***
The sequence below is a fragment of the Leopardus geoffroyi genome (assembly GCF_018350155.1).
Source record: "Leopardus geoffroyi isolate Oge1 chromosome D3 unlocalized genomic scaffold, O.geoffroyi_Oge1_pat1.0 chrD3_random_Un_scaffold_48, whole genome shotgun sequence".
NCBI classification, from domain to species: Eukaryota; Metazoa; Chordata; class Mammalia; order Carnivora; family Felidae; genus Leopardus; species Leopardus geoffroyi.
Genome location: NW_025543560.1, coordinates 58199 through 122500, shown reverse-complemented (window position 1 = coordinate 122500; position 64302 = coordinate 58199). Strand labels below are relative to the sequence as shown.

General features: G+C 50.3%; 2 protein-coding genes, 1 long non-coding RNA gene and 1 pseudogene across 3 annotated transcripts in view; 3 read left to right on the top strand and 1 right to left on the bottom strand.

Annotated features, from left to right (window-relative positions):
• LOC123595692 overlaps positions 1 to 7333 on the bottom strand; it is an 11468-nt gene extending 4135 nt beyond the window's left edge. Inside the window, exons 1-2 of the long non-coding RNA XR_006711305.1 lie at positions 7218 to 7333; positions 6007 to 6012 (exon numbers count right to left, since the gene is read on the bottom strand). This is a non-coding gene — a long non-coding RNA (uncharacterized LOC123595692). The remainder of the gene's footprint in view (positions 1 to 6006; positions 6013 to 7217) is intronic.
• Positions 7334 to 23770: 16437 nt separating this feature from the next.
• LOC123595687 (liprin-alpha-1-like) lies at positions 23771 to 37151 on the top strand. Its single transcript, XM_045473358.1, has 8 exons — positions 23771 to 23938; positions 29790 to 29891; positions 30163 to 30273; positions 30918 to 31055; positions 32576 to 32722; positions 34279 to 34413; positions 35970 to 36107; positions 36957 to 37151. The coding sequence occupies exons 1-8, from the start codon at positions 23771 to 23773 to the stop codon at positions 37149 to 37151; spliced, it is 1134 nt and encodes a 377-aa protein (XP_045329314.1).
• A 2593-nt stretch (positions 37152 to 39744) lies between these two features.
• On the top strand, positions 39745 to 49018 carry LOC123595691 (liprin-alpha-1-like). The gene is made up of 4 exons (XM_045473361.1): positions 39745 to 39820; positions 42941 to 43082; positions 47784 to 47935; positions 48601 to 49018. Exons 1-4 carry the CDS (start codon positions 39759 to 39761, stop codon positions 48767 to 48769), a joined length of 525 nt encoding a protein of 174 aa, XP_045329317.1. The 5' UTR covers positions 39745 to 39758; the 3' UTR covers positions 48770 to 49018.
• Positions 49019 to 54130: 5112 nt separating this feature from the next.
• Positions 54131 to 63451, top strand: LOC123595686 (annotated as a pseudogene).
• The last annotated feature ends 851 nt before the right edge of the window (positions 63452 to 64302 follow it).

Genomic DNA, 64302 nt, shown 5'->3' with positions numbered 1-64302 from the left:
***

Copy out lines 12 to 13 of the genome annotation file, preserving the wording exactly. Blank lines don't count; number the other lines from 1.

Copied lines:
• Positions 49019 to 54130: 5112 nt separating this feature from the next.
• Positions 54131 to 63451, top strand: LOC123595686 (annotated as a pseudogene).